Movie Review

Film Review: The Human Centipede (First Sequence)

The Human Centipede (First Sequence) is a horror movie with a sensational concept at its core: suturing together three human beings to create a Siamese triplet. The beginning of The Human Centipede (First Sequence) will remind many of Hostel, as it involves tourists in Europe that end up in the wrong place at the wrong time. The Human Centipede (First Sequence) is not torture horror. The situation Lindsey (Ashley C. Williams), Jenny (Ashlynn Yennie), and Katsuro (Akihiro Kitamura) find themselves in is mentality and physical torturous but that is a means to an experiment’s end for the surgeon performing it, Dr. Heiter (Dieter Laser).

Some of the best scenes in the film involve talking, with future actions implied rather than seeing actual gore. One of the best moments in the film is when Dr. Heiter is describing to his three captives what he is going to do them and what the result of the operation will be.

It is in this scene and a few others in which the tone of The Human Centipede (First Sequence) is striking similar to that of From Hell. In both films, the goal was more to disturb than to show graphic violence, though both films contain violent acts. Director Tom Six takes the time to let the viewer see the horror grow in the three victims eyes as the didactic school house session proceeds.

After the flagitious operation, the transmogrified three see their old lives vanish in a held up mirror and their new joined life begin. During the second act in the film, an often neglected horror film element shimmies into play. Not only is this element brought in but unlike in Scream, this element is fully competent, where in the latter it was inept. Instantly the doctor’s unusually gelid conduct is suspect to them, as it was at the beginning of the film to Lindsey and Jenny.

Why the two girls did not run after the strange doctor said he did not like human beings was as rational a decision as a girl being chased who decides to run deeper into an abandoned house instead of out the front or back door. Randy Meeks would have a field day lampooning this plot point in The Human Centipede (First Sequence).

Everything disagreeable that could happen after the three are joined does happen and then some. Dr. Heiter’s story telling once again comes into play. Before the operation, the doctor recites the tale of his first centipede experiment, mental punishment for the upcoming human centipede’s recalcitrant center piece. When all is said and done, the story could not eclipse what “the center piece” really has to endure. The viewer is bound to feel revulsion and sorrow for her at least twice during the film’s run time.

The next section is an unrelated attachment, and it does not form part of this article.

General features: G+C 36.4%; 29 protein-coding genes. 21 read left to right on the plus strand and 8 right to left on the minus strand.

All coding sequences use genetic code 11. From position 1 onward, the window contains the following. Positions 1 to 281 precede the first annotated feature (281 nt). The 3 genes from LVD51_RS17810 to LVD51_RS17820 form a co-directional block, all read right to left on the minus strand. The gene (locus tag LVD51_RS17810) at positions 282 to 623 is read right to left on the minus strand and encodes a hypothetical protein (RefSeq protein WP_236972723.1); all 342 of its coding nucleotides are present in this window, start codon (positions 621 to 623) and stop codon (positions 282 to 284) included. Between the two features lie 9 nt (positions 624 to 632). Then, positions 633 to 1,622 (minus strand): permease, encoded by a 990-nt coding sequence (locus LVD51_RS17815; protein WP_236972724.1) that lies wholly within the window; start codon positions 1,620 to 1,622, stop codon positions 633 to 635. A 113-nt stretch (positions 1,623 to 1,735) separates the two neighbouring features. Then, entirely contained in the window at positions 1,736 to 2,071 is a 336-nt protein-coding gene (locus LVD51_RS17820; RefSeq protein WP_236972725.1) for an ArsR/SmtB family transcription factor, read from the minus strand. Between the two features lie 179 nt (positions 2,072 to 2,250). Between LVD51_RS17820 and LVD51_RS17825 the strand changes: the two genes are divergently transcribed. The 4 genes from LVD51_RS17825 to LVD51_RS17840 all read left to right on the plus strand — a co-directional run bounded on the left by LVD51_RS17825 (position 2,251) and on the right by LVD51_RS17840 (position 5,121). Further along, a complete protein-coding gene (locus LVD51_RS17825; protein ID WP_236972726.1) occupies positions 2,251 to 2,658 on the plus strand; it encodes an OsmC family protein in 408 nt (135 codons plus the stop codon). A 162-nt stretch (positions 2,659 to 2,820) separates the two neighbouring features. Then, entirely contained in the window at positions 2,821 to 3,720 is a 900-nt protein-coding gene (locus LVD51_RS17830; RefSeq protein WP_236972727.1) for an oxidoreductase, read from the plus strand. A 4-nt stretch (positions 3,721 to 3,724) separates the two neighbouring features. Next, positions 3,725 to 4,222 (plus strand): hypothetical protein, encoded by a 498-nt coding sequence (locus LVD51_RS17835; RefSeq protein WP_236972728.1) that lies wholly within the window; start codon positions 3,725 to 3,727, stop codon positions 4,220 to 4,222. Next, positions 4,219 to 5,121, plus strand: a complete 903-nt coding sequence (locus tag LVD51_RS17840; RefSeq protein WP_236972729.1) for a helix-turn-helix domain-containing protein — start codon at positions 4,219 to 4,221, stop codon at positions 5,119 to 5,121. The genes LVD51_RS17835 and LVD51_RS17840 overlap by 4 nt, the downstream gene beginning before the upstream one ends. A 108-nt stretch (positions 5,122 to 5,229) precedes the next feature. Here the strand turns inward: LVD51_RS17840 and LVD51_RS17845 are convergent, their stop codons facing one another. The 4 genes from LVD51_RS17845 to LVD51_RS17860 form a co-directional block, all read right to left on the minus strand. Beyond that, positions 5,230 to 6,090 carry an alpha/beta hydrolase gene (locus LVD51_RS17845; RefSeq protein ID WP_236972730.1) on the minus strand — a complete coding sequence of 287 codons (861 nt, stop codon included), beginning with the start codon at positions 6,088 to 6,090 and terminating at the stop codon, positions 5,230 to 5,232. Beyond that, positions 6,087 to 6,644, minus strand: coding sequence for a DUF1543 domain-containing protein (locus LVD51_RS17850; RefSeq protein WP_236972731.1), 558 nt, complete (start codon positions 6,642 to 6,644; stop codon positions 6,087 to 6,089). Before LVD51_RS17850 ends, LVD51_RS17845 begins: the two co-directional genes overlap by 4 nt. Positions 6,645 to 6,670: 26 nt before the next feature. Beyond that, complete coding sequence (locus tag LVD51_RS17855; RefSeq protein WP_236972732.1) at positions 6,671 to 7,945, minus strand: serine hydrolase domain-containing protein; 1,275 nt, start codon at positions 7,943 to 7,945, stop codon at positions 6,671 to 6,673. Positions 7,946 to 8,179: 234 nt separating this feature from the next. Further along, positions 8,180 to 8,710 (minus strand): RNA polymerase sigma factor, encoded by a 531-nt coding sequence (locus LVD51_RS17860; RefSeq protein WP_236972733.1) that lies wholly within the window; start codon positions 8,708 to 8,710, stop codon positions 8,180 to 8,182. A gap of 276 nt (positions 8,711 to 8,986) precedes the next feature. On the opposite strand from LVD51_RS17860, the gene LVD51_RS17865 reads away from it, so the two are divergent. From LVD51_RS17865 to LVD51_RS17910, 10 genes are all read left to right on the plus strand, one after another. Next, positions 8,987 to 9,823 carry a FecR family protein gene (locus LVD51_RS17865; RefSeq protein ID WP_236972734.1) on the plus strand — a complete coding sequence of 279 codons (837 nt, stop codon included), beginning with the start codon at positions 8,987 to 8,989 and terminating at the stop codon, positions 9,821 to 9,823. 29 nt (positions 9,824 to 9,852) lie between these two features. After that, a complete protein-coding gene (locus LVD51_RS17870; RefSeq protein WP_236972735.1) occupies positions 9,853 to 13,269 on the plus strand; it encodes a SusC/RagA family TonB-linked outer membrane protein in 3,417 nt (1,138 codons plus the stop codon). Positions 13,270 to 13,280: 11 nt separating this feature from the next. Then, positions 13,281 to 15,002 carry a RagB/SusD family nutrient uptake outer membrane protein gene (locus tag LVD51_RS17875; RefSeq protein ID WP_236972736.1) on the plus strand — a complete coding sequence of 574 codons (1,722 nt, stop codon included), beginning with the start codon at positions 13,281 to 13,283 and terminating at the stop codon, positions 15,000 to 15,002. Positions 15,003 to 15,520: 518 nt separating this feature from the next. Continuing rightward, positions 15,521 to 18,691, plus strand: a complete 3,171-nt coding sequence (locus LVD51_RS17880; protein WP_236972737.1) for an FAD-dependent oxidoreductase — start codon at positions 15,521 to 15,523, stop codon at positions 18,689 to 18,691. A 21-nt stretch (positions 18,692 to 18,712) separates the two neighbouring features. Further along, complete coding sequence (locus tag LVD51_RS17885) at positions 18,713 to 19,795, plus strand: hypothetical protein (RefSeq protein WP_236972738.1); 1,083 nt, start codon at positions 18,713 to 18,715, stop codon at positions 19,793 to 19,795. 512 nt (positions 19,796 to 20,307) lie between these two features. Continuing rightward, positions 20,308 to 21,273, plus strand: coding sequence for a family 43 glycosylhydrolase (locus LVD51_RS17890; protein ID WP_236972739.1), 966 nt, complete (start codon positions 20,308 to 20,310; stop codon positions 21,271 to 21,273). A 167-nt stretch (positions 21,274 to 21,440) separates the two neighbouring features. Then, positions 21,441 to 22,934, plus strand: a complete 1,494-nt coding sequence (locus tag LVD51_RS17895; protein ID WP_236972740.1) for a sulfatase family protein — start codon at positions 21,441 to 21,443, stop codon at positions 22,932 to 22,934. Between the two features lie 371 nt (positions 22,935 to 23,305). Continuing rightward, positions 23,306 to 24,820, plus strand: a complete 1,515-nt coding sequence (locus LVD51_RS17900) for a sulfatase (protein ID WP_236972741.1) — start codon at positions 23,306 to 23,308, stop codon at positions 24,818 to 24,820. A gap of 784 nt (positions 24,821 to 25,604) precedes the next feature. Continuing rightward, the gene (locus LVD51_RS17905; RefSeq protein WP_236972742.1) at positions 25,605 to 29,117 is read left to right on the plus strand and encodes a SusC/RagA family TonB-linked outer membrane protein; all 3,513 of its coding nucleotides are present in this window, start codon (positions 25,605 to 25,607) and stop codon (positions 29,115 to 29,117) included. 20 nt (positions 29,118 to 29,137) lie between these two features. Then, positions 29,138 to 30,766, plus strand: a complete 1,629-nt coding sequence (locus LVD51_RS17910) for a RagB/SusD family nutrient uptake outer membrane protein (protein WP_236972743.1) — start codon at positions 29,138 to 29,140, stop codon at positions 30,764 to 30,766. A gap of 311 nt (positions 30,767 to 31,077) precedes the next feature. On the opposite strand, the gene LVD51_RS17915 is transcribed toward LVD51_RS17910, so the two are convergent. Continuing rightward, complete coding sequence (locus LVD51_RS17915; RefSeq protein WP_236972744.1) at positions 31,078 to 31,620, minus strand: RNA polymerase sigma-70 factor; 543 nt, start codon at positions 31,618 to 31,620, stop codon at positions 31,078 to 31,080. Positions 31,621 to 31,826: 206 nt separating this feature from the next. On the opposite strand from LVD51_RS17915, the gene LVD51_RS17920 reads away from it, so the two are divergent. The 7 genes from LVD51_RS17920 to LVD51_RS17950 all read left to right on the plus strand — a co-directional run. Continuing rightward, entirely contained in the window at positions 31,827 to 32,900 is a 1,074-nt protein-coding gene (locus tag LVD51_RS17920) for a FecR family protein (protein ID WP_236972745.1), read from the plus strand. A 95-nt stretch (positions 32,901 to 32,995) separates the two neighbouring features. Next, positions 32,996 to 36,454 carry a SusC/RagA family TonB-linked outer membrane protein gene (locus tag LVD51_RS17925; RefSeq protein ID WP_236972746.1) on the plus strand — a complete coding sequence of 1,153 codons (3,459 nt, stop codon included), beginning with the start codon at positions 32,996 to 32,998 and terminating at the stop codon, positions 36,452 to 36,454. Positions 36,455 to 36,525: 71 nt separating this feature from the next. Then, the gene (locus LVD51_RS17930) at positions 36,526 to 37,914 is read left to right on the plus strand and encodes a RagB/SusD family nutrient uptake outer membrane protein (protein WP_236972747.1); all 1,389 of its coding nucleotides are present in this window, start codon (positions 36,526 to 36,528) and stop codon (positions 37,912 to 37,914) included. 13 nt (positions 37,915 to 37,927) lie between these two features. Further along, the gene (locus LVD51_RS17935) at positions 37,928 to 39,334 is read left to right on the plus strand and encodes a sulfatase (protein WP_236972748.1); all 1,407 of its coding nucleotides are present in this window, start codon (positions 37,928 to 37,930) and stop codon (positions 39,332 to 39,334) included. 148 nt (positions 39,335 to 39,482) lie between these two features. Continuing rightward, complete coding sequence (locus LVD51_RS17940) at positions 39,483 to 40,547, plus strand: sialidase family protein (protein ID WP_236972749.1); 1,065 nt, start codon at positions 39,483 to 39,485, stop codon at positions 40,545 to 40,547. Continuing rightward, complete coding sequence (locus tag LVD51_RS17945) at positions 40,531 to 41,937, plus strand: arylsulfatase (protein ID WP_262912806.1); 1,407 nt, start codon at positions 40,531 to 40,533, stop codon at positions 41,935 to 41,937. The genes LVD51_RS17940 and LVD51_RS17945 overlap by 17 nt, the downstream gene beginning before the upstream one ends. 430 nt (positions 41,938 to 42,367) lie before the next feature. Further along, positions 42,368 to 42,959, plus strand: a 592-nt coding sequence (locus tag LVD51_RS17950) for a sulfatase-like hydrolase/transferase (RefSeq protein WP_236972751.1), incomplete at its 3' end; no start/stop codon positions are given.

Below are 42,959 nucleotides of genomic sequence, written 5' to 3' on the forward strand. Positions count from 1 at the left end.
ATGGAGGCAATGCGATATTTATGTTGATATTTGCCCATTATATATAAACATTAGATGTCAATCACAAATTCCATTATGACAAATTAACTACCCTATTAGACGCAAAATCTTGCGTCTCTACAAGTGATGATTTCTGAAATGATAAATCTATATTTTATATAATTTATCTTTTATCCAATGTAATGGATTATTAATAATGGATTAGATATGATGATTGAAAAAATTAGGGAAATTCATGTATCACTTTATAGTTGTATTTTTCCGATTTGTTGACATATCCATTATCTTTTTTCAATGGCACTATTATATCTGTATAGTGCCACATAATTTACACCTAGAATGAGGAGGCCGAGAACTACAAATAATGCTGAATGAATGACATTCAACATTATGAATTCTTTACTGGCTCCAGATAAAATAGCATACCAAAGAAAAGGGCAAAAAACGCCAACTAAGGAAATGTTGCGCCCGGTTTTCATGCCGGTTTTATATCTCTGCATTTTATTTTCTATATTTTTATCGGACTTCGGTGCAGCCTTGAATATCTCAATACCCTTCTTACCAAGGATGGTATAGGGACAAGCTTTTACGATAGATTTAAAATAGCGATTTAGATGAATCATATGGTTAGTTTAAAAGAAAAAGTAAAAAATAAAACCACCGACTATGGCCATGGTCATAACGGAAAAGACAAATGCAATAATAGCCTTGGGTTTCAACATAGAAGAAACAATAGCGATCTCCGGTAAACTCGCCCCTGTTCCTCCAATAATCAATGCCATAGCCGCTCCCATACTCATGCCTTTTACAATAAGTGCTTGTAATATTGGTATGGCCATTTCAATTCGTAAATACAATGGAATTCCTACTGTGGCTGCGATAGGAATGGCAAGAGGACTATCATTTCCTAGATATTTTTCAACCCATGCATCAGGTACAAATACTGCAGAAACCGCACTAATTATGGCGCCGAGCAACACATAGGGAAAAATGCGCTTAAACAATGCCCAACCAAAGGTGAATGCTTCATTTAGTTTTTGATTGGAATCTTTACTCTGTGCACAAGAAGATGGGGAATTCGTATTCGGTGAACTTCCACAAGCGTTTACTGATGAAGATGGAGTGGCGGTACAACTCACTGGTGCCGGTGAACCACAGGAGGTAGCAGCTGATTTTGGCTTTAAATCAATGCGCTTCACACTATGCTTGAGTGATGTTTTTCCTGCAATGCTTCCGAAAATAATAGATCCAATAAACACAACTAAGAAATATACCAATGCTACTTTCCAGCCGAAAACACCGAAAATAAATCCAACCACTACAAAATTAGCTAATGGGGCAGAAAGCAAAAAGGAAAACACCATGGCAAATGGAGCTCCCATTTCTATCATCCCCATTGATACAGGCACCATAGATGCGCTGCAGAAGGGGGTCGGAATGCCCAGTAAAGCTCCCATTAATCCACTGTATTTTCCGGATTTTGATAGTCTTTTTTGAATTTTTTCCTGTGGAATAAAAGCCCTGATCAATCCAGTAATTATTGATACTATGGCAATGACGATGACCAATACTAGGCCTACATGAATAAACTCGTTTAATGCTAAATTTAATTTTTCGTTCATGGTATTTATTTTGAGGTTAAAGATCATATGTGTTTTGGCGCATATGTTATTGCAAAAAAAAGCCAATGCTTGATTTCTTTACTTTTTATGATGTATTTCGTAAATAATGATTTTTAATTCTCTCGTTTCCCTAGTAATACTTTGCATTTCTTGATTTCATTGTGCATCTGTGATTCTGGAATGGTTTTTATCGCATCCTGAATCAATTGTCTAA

One inspired piece of scripting by Tom Six is that one of the victims, Katsuro, never speaks a word of English, his dialogue is all in subtitles. He has one of the most important character moments in the third act of the film where the past and insanity intermingle. From a cultural standpoint, it may be difficult to understand his view of the world but could anyone really not believe they were being punished for some past crime in that horrid situation?

Tom Six’s The Human Centipede (First Sequence) is not ground-breaking horror but its core concept is galvanizing and horror movie gold, almost as good as SAW 1’s Jigsaw and his puzzles. When your central concept is so attention grabbing, the rest of the film can not hope to live up to it.  The Human Centipede (First Sequence), through its second and third act, crawls on its hands and knees close to it.

Rating: 8/10

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About the author

Rollo Tomasi

A Political Science and MBA grad who started FilmBook during an eCommerce B-School course in 2008. Cinema and TV addict. Former writer at Empire Movies, Blogcritics, and Alternative Film Guide. In addition to writing for FilmBook, he also edits the copy published on the website, manages its writing staff, manages the back-end operations, site finances, its social network accounts, and works with publicists, actors, and companies on press coverage and promotions. He has also created and Trending

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